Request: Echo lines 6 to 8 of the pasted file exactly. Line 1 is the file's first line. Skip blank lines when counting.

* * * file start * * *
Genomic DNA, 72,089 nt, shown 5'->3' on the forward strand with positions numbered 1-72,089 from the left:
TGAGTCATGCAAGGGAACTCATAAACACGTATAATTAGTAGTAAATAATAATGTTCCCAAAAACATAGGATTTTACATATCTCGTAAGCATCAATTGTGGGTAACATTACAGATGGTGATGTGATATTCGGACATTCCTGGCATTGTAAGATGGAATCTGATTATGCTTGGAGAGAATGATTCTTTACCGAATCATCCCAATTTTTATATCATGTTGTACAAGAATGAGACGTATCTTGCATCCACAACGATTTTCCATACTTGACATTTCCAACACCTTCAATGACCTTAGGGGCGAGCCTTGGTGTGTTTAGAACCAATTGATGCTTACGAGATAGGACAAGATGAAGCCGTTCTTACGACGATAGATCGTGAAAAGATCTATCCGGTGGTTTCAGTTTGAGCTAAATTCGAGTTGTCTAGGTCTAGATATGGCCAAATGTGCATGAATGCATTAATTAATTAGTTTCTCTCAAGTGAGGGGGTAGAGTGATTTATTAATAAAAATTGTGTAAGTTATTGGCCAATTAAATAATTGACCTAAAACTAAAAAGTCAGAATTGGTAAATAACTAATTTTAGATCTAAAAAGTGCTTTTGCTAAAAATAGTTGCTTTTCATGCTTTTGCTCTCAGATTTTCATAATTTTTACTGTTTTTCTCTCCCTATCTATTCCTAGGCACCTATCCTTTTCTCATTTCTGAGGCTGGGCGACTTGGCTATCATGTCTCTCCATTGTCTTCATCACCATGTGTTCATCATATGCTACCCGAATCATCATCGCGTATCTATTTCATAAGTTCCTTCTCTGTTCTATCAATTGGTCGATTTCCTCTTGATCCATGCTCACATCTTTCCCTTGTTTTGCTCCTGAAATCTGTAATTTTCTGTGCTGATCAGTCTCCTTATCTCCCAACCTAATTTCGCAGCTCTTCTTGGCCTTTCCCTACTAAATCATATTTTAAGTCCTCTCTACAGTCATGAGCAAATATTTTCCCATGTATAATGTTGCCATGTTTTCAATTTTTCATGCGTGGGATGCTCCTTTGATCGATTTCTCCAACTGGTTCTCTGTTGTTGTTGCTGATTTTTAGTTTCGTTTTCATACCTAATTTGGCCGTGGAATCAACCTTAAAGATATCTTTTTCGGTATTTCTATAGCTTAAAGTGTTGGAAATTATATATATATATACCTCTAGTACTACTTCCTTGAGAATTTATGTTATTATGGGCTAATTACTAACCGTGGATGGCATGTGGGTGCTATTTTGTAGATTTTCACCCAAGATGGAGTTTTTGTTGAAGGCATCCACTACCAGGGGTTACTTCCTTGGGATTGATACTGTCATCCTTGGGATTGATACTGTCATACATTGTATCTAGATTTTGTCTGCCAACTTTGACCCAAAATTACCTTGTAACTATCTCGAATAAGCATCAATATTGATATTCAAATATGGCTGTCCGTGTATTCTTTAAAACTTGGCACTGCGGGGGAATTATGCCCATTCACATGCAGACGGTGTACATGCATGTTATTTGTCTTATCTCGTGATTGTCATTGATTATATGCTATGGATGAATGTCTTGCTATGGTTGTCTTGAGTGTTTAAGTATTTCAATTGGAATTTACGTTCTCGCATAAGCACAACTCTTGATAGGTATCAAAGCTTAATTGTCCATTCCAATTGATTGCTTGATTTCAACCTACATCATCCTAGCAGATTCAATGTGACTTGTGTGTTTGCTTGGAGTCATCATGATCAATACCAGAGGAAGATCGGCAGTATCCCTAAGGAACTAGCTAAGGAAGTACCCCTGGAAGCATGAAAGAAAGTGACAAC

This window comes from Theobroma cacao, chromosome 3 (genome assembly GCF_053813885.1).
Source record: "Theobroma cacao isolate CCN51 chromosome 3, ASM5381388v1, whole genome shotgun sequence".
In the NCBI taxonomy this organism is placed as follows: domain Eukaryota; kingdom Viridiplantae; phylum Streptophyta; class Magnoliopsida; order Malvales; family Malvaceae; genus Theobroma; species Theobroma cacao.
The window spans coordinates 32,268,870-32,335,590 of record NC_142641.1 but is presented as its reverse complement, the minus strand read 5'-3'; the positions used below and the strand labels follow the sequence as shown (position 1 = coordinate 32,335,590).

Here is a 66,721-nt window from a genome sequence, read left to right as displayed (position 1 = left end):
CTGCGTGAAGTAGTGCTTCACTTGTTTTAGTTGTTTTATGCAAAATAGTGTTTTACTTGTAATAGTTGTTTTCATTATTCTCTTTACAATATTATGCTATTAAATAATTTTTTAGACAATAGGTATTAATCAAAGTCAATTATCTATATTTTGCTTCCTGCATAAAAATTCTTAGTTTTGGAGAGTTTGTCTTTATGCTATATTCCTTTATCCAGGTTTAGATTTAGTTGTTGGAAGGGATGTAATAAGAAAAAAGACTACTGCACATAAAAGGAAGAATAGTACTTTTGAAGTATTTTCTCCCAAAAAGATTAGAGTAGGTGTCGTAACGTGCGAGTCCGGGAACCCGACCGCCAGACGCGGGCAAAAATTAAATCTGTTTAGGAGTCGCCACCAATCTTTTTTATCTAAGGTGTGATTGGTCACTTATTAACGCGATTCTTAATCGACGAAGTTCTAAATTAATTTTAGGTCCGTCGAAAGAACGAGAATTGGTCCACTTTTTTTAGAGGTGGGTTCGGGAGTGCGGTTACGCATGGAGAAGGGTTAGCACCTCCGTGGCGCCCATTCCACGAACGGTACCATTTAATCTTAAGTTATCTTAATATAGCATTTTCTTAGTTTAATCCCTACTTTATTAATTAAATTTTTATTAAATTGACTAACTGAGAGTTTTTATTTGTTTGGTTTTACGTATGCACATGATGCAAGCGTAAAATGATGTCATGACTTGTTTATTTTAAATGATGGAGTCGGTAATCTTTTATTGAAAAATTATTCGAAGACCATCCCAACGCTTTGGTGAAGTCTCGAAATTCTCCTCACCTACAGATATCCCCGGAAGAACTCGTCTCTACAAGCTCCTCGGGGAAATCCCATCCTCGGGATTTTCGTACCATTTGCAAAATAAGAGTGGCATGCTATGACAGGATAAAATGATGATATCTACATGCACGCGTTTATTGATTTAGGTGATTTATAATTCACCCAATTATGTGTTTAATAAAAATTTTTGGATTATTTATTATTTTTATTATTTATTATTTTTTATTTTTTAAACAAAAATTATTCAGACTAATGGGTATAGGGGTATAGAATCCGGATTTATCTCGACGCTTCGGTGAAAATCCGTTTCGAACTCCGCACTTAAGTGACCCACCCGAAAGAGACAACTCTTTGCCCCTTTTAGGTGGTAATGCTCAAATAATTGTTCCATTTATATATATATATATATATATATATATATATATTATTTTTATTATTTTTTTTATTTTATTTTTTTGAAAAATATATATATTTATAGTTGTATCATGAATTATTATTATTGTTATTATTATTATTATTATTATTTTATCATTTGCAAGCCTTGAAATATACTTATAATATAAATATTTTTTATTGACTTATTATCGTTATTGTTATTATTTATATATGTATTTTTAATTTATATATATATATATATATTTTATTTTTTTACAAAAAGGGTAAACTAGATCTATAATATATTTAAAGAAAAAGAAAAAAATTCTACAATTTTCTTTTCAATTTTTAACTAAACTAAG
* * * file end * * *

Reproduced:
The window spans coordinates 32,268,870-32,335,590 of record NC_142641.1 but is presented as its reverse complement, the minus strand read 5'-3'; the positions used below and the strand labels follow the sequence as shown (position 1 = coordinate 32,335,590).

Here is a 66,721-nt window from a genome sequence, read left to right as displayed (position 1 = left end):
CTGCGTGAAGTAGTGCTTCACTTGTTTTAGTTGTTTTATGCAAAATAGTGTTTTACTTGTAATAGTTGTTTTCATTATTCTCTTTACAATATTATGCTATTAAATAATTTTTTAGACAATAGGTATTAATCAAAGTCAATTATCTATATTTTGCTTCCTGCATAAAAATTCTTAGTTTTGGAGAGTTTGTCTTTATGCTATATTCCTTTATCCAGGTTTAGATTTAGTTGTTGGAAGGGATGTAATAAGAAAAAAGACTACTGCACATAAAAGGAAGAATAGTACTTTTGAAGTATTTTCTCCCAAAAAGATTAGAGTAGGTGTCGTAACGTGCGAGTCCGGGAACCCGACCGCCAGACGCGGGCAAAAATTAAATCTGTTTAGGAGTCGCCACCAATCTTTTTTATCTAAGGTGTGATTGGTCACTTATTAACGCGATTCTTAATCGACGAAGTTCTAAATTAATTTTAGGTCCGTCGAAAGAACGAGAATTGGTCCACTTTTTTTAGAGGTGGGTTCGGGAGTGCGGTTACGCATGGAGAAGGGTTAGCACCTCCGTGGCGCCCATTCCACGAACGGTACCATTTAATCTTAAGTTATCTTAATATAGCATTTTCTTAGTTTAATCCCTACTTTATTAATTAAATTTTTATTAAATTGACTAACTGAGAGTTTTTATTTGTTTGGTTTTACGTATGCACATGATGCAAGCGTAAAATGATGTCATGACTTGTTTATTTTAAATGATGGAGTCGGTAATCTTTTATTGAAAAATTATTCGAAGACCATCCCAACGCTTTGGTGAAGTCTCGAAATTCTCCTCACCTACAGATATCCCCGGAAGAACTCGTCTCTACAAGCTCCTCGGGGAAATCCCATCCTCGGGATTTTCGTACCATTTGCAAAATAAGAGTGGCATGCTATGACAGGATAAAATGATGATATCTACATGCACGCGTTTATTGATTTAGGTGATTTATAATTCACCCAATTATGTGTTTAATAAAAATTTTTGGATTATTTATTATTTTTATTATTTATTATTTTTTATTTTTTAAACAAAAATTATTCAGACTAATGGGTATAGGGGTATAGAATCCGGATTTATCTCGACGCTTCGGTGAAAATCCGTTTCGAACTCCGCACTTAAGTGACCCACCCGAAAGAGACAACTCTTTGCCCCTTTTAGGTGGTAATGCTCAAATAATTGTTCCATTTATATATATATATATATATATATATATATATATTATTTTTATTATTTTTTTTATTTTATTTTTTTGAAAAATATATATATTTATAGTTGTATCATGAATTATTATTATTGTTATTATTATTATTATTATTATTTTATCATTTGCAAGCCTTGAAATATACTTATAATATAAATATTTTTTATTGACTTATTATCGTTATTGTTATTATTTATATATGTATTTTTAATTTATATATATATATATATATTTTATTTTTTTACAAAAAGGGTAAACTAGATCTATAATATATTTAAAGAAAAAGAAAAAAATTCTACAATTTTCTTTTCAATTTTTAACTAAACTAAG